8. Christopher J. Ruhm, 2004. "Parental Employment and Child Cognitive Development," Journal of Human Resources, University of Wisconsin Press, vol. 39(1).
    9. Cameron,A. Colin & Trivedi,Pravin K., 2008. "Microeconometrics," Cambridge Books, Cambridge University Press, number 9787111235767, March.
    10. Baker, Michael & Milligan, Kevin, 2008. "Maternal employment, breastfeeding, and health: Evidence from maternity leave mandates," Journal of Health Economics, Elsevier, vol. 27(4), pages 871-887, July.
    11. Berger, Lawrence & Brooks-Gunn, Jeanne & Paxson, Christina & Waldfogel, Jane, 2008. "First-year maternal employment and child outcomes: Differences across racial and ethnic groups," Children and Youth Services Review, Elsevier, vol. 30(4), pages 365-387, April.
    12. Susanne James-Burdumy, 2005. "The Effect of Maternal Labor Force Participation on Child Development," Journal of Labor Economics, University of Chicago Press, vol. 23(1), pages 177-211, January.
    13. Pinka Chatterji & Sara Markowitz, 2008. "Family Leave after Childbirth and the Health of New Mothers," NBER Working Papers 14156, National Bureau of Economic Research, Inc.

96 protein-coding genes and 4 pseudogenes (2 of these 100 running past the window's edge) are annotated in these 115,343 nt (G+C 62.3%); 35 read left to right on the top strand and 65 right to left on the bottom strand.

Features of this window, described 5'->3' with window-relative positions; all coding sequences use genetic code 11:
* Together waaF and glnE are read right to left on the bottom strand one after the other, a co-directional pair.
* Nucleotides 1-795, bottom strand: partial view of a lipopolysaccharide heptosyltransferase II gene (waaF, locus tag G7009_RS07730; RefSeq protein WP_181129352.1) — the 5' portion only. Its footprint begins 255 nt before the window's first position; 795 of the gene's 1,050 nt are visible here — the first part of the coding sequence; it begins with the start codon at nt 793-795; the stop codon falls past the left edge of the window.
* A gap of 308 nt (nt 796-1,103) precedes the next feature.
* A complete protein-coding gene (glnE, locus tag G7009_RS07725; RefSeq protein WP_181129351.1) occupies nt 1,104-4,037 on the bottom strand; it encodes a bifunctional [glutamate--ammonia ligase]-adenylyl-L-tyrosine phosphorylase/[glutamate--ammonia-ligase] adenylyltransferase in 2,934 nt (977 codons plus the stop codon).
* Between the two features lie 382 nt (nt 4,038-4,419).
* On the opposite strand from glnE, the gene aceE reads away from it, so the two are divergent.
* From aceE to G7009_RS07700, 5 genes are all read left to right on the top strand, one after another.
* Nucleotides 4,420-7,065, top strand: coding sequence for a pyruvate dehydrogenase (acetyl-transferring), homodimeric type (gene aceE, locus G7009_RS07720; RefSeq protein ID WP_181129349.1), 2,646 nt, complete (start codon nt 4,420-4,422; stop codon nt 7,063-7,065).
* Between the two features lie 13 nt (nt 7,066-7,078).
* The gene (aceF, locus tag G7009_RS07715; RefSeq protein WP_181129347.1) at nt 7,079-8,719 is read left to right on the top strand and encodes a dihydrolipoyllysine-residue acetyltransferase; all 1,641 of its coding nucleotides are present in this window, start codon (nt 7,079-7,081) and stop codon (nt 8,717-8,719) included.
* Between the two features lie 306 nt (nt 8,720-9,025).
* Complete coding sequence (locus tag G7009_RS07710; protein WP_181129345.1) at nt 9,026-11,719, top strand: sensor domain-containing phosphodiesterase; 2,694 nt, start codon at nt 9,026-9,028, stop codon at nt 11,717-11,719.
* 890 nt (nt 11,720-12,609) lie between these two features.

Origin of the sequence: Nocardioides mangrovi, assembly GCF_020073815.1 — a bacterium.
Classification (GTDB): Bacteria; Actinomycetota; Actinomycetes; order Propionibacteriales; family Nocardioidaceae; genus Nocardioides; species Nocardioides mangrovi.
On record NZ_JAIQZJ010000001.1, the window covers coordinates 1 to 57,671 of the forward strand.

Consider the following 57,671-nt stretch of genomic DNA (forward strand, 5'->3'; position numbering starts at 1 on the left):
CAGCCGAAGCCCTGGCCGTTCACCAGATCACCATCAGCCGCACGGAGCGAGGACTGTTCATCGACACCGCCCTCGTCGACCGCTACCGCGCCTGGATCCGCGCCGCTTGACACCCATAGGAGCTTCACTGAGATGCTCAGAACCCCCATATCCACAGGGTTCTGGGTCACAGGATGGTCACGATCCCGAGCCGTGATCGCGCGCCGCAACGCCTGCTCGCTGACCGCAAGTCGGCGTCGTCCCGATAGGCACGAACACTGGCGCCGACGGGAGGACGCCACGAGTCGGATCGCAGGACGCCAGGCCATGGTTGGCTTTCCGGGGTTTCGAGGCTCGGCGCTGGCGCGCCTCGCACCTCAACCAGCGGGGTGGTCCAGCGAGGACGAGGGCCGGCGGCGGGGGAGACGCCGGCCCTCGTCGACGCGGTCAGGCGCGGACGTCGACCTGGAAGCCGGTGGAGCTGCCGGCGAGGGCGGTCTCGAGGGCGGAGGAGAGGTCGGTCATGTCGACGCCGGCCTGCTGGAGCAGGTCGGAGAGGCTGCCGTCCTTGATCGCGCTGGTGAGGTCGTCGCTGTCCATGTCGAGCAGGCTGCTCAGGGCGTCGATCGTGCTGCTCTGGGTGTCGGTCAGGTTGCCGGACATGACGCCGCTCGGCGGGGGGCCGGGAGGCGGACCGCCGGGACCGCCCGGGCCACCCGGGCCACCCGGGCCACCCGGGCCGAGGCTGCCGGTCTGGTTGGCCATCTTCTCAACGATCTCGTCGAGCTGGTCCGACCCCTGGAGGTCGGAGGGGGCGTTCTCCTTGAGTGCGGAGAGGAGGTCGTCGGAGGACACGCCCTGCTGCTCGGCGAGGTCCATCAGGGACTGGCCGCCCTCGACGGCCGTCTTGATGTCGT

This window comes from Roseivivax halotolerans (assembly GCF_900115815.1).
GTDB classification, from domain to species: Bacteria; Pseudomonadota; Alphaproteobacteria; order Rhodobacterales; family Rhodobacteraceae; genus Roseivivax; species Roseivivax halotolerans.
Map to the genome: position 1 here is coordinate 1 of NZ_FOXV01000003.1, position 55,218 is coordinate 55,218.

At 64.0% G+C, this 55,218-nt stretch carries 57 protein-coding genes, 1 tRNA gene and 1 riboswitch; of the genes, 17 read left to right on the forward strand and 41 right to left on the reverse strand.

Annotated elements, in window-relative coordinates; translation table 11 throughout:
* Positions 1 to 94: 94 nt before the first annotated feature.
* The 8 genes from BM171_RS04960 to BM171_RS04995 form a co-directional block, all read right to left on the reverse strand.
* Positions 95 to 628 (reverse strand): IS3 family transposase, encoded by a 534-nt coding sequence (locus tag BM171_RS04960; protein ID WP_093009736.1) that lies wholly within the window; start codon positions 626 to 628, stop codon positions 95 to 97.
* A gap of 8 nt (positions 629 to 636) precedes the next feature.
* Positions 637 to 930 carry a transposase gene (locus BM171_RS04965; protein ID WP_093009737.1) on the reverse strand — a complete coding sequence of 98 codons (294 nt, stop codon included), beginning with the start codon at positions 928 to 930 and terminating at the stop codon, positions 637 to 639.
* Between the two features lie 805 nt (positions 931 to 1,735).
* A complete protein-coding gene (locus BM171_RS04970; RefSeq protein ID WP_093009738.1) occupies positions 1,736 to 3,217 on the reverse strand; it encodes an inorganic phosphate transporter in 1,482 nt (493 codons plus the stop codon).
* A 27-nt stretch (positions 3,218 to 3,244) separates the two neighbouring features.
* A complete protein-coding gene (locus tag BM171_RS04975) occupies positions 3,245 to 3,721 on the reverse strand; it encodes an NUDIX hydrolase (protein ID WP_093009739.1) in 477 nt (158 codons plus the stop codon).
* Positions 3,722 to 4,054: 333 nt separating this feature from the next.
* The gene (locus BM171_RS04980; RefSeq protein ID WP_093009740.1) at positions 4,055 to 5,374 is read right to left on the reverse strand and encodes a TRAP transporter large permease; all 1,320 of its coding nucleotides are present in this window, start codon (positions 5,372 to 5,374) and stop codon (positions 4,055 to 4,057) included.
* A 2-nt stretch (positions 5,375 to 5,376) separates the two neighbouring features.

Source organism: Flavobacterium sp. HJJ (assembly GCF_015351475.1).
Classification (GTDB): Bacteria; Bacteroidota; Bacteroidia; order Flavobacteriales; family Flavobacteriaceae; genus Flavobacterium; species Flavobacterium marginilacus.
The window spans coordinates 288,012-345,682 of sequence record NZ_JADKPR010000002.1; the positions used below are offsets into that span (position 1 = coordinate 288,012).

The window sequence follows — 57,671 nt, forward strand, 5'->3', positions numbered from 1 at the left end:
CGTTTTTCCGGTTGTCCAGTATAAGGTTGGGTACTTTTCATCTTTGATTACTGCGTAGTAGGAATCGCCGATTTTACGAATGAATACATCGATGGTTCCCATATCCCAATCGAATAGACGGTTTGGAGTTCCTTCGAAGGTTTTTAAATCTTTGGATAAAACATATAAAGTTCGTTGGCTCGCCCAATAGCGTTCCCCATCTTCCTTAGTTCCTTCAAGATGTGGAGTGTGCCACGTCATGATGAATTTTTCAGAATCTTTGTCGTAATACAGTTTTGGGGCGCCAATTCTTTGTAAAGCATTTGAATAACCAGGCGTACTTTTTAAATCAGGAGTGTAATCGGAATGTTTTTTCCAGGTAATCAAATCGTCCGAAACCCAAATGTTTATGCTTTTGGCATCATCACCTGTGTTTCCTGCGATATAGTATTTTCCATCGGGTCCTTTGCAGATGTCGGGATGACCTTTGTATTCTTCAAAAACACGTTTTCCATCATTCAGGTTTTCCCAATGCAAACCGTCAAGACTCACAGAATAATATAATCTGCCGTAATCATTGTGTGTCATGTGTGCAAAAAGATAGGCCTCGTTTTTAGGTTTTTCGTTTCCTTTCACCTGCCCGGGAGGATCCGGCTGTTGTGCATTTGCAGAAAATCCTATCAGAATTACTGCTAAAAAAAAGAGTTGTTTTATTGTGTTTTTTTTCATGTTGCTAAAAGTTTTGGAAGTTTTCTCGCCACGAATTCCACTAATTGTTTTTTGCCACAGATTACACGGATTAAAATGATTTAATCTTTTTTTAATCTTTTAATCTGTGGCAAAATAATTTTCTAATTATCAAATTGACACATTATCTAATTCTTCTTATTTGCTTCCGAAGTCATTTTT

14. Paul Gregg & Elizabeth Washbrook & Carol Propper & Simon Burgess, 2005. "The Effects of a Mother's Return to Work Decision on Child Development in the UK," Economic Journal, Royal Economic Society, vol. 115(501), pages 48-80, February.
    15. Manuel Arellano & Stephen Bond, 1991. "Some Tests of Specification for Panel Data: Monte Carlo Evidence and an Application to Employment Equations," Review of Economic Studies, Oxford University Press, vol. 58(2), pages 277-297.
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    Cited by:

    1. Chris Herbst & Erdal Tekin, 2012. "Child Care Subsidies, Maternal Well-Being, and Child-Parent Interactions: Evidence from Three Nationally Representative Datasets," Working Papers 1372, Princeton University, Woodrow Wilson School of Public and International Affairs, Center for Research on Child Wellbeing..
    2. Pinka Chatterji & Sara Markowitz & Jeanne Brooks-Gunn, 2013. "Effects of early maternal employment on maternal health and well-being," Journal of Population Economics, Springer;European Society for Population Economics, vol. 26(1), pages 285-301, January.
    3. repec:pri:crcwel:wp12-01-ff is not listed on IDEAS
    4. Thérèse McDonnell, 2016. "Non-cognitive development in infancy: the influence of maternal employment and the mediating role of childcare," Working Papers 201606, Geary Institute, University College Dublin.
    5. Belfield, Clive R. & Kelly, Inas Rashad, 2013. "Early education and health outcomes of a 2001 U.S. Birth Cohort," Economics & Human Biology, Elsevier, vol. 11(3), pages 310-325.
    6. repec:pri:crcwel:wp11-20-ff is not listed on IDEAS
    7. Alexandra Kröll & Rainald Borck, 2013. "The Influence of Child Care on Maternal Health and Mother-Child Interaction," SOEPpapers on Multidisciplinary Panel Data Research 615, DIW Berlin, The German Socio-Economic Panel (SOEP).

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    JEL classification:

    • I1 - Health, Education, and Welfare - - Health